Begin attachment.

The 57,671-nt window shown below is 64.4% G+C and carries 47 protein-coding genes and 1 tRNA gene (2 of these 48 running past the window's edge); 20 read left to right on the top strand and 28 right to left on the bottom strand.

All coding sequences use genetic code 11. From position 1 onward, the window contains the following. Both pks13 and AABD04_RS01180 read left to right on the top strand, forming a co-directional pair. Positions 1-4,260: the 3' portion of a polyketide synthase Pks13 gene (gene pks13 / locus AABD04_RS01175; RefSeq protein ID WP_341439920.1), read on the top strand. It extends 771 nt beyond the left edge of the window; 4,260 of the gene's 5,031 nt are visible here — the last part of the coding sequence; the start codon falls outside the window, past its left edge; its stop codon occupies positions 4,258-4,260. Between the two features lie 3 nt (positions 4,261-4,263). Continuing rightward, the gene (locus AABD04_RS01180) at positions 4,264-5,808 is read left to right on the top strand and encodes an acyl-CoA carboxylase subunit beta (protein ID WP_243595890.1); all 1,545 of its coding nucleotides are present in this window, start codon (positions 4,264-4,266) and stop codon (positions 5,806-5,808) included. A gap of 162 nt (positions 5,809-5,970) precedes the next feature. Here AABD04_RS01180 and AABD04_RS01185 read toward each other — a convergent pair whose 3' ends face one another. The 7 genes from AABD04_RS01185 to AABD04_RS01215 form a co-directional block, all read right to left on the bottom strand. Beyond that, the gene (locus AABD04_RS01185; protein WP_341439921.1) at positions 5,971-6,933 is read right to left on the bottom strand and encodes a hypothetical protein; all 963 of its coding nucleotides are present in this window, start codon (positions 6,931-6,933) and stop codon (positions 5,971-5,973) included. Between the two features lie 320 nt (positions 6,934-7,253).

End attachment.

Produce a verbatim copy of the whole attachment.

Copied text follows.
The 57,671-nt window shown below is 64.4% G+C and carries 47 protein-coding genes and 1 tRNA gene (2 of these 48 running past the window's edge); 20 read left to right on the top strand and 28 right to left on the bottom strand.

All coding sequences use genetic code 11. From position 1 onward, the window contains the following. Both pks13 and AABD04_RS01180 read left to right on the top strand, forming a co-directional pair. Positions 1-4,260: the 3' portion of a polyketide synthase Pks13 gene (gene pks13 / locus AABD04_RS01175; RefSeq protein ID WP_341439920.1), read on the top strand. It extends 771 nt beyond the left edge of the window; 4,260 of the gene's 5,031 nt are visible here — the last part of the coding sequence; the start codon falls outside the window, past its left edge; its stop codon occupies positions 4,258-4,260. Between the two features lie 3 nt (positions 4,261-4,263). Continuing rightward, the gene (locus AABD04_RS01180) at positions 4,264-5,808 is read left to right on the top strand and encodes an acyl-CoA carboxylase subunit beta (protein ID WP_243595890.1); all 1,545 of its coding nucleotides are present in this window, start codon (positions 4,264-4,266) and stop codon (positions 5,806-5,808) included. A gap of 162 nt (positions 5,809-5,970) precedes the next feature. Here AABD04_RS01180 and AABD04_RS01185 read toward each other — a convergent pair whose 3' ends face one another. The 7 genes from AABD04_RS01185 to AABD04_RS01215 form a co-directional block, all read right to left on the bottom strand. Beyond that, the gene (locus AABD04_RS01185; protein WP_341439921.1) at positions 5,971-6,933 is read right to left on the bottom strand and encodes a hypothetical protein; all 963 of its coding nucleotides are present in this window, start codon (positions 6,931-6,933) and stop codon (positions 5,971-5,973) included. Between the two features lie 320 nt (positions 6,934-7,253).